Surely, I was wrong. Surely school librarians weren’t disappearing.
I reached out to the Queensland School Library Association (QSLA) and yowza.
There is in fact a growing shortage of Teacher Librarians.
Is it to do with education cuts? Perhaps it’s just public schools suffering this loss or private schools too? Is Artificial Intelligence soon to become self-aware just like in the movie Terminator?
Here are some strategies to not only be proactive in saving children’s literature education, but also help reconnect with school libraries and support the resurgence of the Teacher Librarian role.
1. Connect with your school and teachers:
A relationship with teachers and schools doesn’t come simply from your child’s attendance at school, or from sitting down for 15 minutes at the end of Term to discuss your child’s educational progress. Engaging with your school and teachers develops connectivity that prospers in your child’s education
2. Read for the kids:
It might be a scary suggestion for a parent to take over a class at school for an hour to read to kids, but it is a mutually beneficial act for you, children and schools. An hour of your time each week offered for reading to children whether in an activity session or one-on-one reading support is extremely beneficial to children, helping build and reinforce positive connections with children and books. More so for those children who are not offered the experience of reading at hom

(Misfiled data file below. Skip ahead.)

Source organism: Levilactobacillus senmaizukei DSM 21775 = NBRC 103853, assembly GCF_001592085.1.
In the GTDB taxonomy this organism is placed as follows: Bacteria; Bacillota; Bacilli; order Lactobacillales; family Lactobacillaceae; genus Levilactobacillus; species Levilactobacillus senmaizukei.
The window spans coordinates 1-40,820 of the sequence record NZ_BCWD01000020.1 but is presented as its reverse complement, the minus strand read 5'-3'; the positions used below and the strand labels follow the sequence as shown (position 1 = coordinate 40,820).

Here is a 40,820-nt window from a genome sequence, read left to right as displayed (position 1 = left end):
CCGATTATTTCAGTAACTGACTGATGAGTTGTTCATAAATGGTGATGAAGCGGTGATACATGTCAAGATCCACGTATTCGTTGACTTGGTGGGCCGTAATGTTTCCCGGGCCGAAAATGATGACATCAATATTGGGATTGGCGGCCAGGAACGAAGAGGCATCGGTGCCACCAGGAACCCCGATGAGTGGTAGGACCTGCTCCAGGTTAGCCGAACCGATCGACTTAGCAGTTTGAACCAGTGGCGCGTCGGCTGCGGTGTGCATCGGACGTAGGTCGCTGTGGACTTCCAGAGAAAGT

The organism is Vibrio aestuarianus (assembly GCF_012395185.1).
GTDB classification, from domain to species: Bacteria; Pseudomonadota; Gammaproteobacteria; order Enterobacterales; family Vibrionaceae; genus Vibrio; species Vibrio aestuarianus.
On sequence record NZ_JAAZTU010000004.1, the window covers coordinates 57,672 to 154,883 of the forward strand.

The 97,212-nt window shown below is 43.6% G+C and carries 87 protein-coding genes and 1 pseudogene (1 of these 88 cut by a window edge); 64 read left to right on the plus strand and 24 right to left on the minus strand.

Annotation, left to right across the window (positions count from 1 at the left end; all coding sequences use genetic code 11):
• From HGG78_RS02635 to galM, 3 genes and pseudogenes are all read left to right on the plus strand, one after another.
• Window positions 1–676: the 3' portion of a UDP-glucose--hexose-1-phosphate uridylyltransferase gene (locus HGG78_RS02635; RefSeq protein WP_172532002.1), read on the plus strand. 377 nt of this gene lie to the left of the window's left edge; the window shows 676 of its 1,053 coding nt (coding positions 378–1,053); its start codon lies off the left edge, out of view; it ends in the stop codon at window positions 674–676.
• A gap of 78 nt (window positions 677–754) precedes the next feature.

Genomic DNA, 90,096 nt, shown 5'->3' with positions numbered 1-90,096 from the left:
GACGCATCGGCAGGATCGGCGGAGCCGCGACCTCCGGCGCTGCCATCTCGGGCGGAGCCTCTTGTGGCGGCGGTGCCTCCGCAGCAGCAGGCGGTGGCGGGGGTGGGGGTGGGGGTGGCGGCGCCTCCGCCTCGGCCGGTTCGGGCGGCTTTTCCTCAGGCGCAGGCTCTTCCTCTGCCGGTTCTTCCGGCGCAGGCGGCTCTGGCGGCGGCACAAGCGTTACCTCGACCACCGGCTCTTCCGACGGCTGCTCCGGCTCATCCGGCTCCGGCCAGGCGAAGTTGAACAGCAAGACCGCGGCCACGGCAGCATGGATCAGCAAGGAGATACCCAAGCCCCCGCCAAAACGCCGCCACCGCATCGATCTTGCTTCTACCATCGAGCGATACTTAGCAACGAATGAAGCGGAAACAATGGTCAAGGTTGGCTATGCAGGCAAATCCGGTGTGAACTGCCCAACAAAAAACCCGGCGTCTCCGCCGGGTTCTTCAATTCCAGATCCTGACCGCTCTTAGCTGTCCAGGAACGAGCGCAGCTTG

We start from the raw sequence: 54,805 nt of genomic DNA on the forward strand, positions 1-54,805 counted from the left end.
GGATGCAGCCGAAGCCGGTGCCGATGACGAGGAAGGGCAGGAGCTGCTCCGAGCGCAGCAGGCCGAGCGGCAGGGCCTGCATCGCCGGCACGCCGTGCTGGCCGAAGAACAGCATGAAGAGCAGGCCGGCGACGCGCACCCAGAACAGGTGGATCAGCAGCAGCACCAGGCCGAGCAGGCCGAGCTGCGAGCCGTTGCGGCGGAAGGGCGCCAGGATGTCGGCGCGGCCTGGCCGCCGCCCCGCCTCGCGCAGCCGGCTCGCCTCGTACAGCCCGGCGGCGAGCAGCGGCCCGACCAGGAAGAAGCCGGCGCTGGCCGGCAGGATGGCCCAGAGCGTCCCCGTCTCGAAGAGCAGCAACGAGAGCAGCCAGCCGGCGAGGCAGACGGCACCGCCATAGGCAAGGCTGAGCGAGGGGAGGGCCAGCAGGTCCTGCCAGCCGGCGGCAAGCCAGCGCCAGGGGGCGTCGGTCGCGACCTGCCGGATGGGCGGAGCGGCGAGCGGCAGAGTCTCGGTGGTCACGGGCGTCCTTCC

3. Read to your own children:
In the demanding world we are currently exposed to, it can be hard to find the time to do the simple things. Taking 20 minutes to read a small book or parts-of will not only help a parent and child connect with storytelling, but it’s also beneficial for children and parent confidence in reading. There’s nothing better than reading a picture book that reboots imagination in an adult’s mind, allowing the serious side of adulthood to drop its guard for a moment and be a child again.